Published: Thursday, March 27 2014 4:45 p.m. MDT
I never had any desire to 'retire' if it meant sitting around doing
nothing all day. Or if it meant playing golf five days a week. That would be
difficult since I have never played a round of golf in my life and will die
without doing so. For me, the idea of retirement was not needing to
work every day in order to eat. That concept is no longer a reality for me due
to the 'great recession' as it is called. I call it the greatest
transfer of wealth from the middle class to the 1%. During the recession, the
wealthy saw more growth than ever in history. The middle class has almost
disappeared and no one was prosecuted. Not a single banker or politician.Where is the justice?
The idea of a nation with a lot of elderly people being supported by the younger
people disappoints me. Being an era focused so heavily on information and
specialized education, I plan on continuing to seek useful work for as long as I
can do it..Unless I'm called to be a mission
Let's be clear about what's going on. The distribution of wealth has
become fantastically top heavy the last 20 years. Those driving this process,
the top 1% have decided that they simply can't afford to let the rest of us
retire. So we are being told (it's a campaign) that the country cannot
afford to let us retire - work 'til you drop. Destroy pensions, end social
security. In this, the wealthiest country in the world, this is giant lie. The
top 1% doesn't just want most of it, they want ALL of it.Space
does not allow me to explore the theory that would explain what is going on, but
it is going on. Insistence on work without end will destroy the society we have
come to expect. It must be fought at all costs.
Don't just retire but retire to something. Like the song, "It's so
important to make someone happy" and doing service is a great gift to give
to someone everyday retired or not. 1 in 4 Americans rely 100% on their Social
Security check to live month to month. We have got to think dfferently that work
is noble.If you rest you rust!
Maybe more of a transfer from the ones who save to the ones who spend than from
the poor to the wealthy. With the interest rates in savings not exceeding 1% the
good old paradigm of putting off $100 a month that over the course of 30 years
will accumulate enough interest to retire on does not work anymore. At 10% $100
a month will give you $226 K after 30 years, at 5% $83K, but at 1% only $41K. At
the same time, those who want to spend can borrow at low interest rates, default
on payments, think of various tricks to borrow again after defaulting, etc. If
we want a regular worker to be able to retire off his savings the interest rates
need to go up.
Retirement is great! Retired at 55, have served 2 full-time mission, 8 years as
a church service missionary, been to Israel, China, Germany, Poland, Czech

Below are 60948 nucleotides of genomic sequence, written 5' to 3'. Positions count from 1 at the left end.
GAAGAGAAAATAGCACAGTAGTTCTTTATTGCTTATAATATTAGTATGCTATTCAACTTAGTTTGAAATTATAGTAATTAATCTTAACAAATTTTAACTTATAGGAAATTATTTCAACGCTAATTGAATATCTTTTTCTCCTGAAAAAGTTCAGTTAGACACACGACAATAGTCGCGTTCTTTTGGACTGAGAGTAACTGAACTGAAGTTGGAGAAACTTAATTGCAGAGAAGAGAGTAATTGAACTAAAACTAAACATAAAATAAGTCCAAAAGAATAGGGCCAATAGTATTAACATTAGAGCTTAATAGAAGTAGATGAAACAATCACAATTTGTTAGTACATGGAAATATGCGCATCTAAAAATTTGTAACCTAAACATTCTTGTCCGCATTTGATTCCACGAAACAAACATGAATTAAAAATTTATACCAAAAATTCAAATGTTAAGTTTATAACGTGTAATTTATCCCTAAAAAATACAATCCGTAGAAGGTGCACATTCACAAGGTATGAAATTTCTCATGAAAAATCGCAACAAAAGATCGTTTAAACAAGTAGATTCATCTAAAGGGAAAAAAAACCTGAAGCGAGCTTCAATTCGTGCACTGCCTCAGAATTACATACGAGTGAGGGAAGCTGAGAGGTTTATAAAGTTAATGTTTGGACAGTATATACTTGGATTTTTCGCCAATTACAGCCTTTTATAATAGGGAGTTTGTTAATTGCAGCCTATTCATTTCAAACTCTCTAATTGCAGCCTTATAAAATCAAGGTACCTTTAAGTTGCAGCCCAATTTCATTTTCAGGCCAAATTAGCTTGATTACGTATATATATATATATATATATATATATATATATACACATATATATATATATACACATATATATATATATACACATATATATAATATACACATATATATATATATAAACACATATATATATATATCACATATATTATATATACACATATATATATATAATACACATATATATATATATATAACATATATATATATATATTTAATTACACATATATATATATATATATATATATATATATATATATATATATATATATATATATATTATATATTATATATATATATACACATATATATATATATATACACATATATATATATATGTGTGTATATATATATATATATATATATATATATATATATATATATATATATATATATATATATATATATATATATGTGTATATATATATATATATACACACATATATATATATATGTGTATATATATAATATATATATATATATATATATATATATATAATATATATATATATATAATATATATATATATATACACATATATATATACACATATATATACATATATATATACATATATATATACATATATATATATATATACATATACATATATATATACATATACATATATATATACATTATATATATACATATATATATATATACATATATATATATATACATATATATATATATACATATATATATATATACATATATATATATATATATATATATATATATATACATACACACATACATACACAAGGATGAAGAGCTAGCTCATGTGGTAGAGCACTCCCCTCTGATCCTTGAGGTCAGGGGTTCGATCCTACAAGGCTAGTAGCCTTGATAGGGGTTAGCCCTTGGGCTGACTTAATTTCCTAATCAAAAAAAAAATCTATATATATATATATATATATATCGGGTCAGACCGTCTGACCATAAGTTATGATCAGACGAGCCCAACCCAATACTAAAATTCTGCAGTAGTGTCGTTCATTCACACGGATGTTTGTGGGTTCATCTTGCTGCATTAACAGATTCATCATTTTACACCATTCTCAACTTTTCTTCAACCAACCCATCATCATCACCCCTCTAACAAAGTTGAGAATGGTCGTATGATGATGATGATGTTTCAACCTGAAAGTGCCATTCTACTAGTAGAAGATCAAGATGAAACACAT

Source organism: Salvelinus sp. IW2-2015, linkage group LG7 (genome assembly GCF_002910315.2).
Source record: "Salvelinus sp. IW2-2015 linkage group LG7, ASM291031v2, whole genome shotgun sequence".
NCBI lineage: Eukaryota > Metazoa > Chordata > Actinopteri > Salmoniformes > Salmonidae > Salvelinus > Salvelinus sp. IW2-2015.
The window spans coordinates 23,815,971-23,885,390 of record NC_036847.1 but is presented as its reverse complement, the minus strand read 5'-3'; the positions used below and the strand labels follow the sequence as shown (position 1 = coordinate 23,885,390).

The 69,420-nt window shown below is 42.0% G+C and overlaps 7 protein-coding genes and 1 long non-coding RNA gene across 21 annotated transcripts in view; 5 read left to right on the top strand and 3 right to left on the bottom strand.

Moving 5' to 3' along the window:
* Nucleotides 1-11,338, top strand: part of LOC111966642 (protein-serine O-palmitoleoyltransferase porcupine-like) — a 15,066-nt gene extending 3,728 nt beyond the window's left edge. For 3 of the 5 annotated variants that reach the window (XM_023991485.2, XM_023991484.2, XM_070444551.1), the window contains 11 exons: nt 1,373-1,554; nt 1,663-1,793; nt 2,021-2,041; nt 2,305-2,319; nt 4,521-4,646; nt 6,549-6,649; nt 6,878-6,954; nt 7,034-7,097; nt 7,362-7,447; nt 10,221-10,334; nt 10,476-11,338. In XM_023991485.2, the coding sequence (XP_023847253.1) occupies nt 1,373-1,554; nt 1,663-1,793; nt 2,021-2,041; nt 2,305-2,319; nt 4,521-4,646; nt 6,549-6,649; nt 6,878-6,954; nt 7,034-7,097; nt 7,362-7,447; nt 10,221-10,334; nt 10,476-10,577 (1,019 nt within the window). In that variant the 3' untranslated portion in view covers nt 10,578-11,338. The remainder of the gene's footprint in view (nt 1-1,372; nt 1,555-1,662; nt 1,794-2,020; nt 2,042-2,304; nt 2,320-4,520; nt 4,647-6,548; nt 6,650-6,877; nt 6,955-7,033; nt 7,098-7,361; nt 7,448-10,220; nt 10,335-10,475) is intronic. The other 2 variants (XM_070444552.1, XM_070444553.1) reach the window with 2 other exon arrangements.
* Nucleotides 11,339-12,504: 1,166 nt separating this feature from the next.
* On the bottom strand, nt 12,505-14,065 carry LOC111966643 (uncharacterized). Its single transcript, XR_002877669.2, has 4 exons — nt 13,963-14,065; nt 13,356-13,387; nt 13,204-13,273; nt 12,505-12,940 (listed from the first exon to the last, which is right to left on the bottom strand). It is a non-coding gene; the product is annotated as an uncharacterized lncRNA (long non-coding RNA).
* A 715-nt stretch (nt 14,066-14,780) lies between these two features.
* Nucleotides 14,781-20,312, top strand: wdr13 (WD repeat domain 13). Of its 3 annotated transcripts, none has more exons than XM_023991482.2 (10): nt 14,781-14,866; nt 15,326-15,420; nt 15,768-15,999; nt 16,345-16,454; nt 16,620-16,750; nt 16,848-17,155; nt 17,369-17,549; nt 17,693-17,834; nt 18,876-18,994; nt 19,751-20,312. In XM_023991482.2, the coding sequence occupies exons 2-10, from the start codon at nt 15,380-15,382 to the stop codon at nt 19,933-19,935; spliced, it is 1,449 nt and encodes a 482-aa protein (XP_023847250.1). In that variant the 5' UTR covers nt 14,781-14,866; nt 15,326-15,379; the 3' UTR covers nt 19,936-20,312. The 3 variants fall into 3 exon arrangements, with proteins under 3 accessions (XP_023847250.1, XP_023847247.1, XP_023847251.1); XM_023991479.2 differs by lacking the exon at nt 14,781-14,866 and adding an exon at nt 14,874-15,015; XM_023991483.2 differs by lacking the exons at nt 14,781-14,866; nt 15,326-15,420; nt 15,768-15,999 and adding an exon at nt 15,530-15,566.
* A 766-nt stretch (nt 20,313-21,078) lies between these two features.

Republic, Austria, and, of course, all around the U.S. and into Canada. Never a
dull moment, never a regret about retiring.The secret is provident
living. No debt, modest house, modest vehicles, no cable/satellite TV, no
depreciating assets (what some people regard as toys). Plant a garden,
exercise.Work hard! Serve! Uncompensated work has the very same
value as compensated work. It adds the same value to the pie we all share.
People actually take more pride in their work when it is service, and
uncompensated. They're not trading time for money, but truly engaged in the
task at hand.The capitalistic ideal of "career" is better
than any other political system devised, but is nonetheless imperfect. True
individual freedom comes with getting off the capitalistic wheel as soon as
possible in life. There are analogous models in other cultures throughout the
world.After your first full-time mission, you realize that you can
live and be even happier with a lot less than you thought.
I will never retire.Why?The Republican Party and
Plutocrats (Republican President Bush's self-proclaimed base) need me and
millions of other Americans to keep working in order sustain the wealth transfer
from the middle class to the plutocratic class.Someday Sean Hannity
will refer to all of us middle class supporters/sustainers for plutocrats as
great Americans...I can't wait.
It's no ones business what I do when I retire. If I want to sit around or
continue to work....no one needs to lecture me that I need to stay in the
workforce longer if I can retire and pay my own way.What we should
be discussing is why are people having a harder time. Is it loss of pensions?
Bad investments? Lack of saving and putting money into retirement?For me, my biggest obstacle is taxes. People keep voting to raise property
taxes to fund another expensive program. Then they vote to raise tuition $60 to
fund another program, then they raise tuition to pay for newspapers, then the
feds come in and raise taxes if you have insurance and raise taxes if you
don't have insurance. After watching 30-35% of my money go to taxes, they
tell me I'm not paying enough in taxes.How do I save money,
when people can vote to steal the money from me? Obama even discussed about
digging into 401k and roth ira accounts. He pointed at the large amount of money
that they can stealGiveincentivesforpeople to save. Maybe tax them if they
don't save 10% of their income....
I look forward to retirement in about 10 years. Careful planning, saving,
investing, and financial management will allow me to retire at twice (at least)
the monthly income as I currently make (and that is adjusted for inflation). It
can be done if one really want to.What will I do - pursue hobbies
and interests that I haven't been able to based upon current obligations.
A mission or two will be considered, based upon my wife's poor health.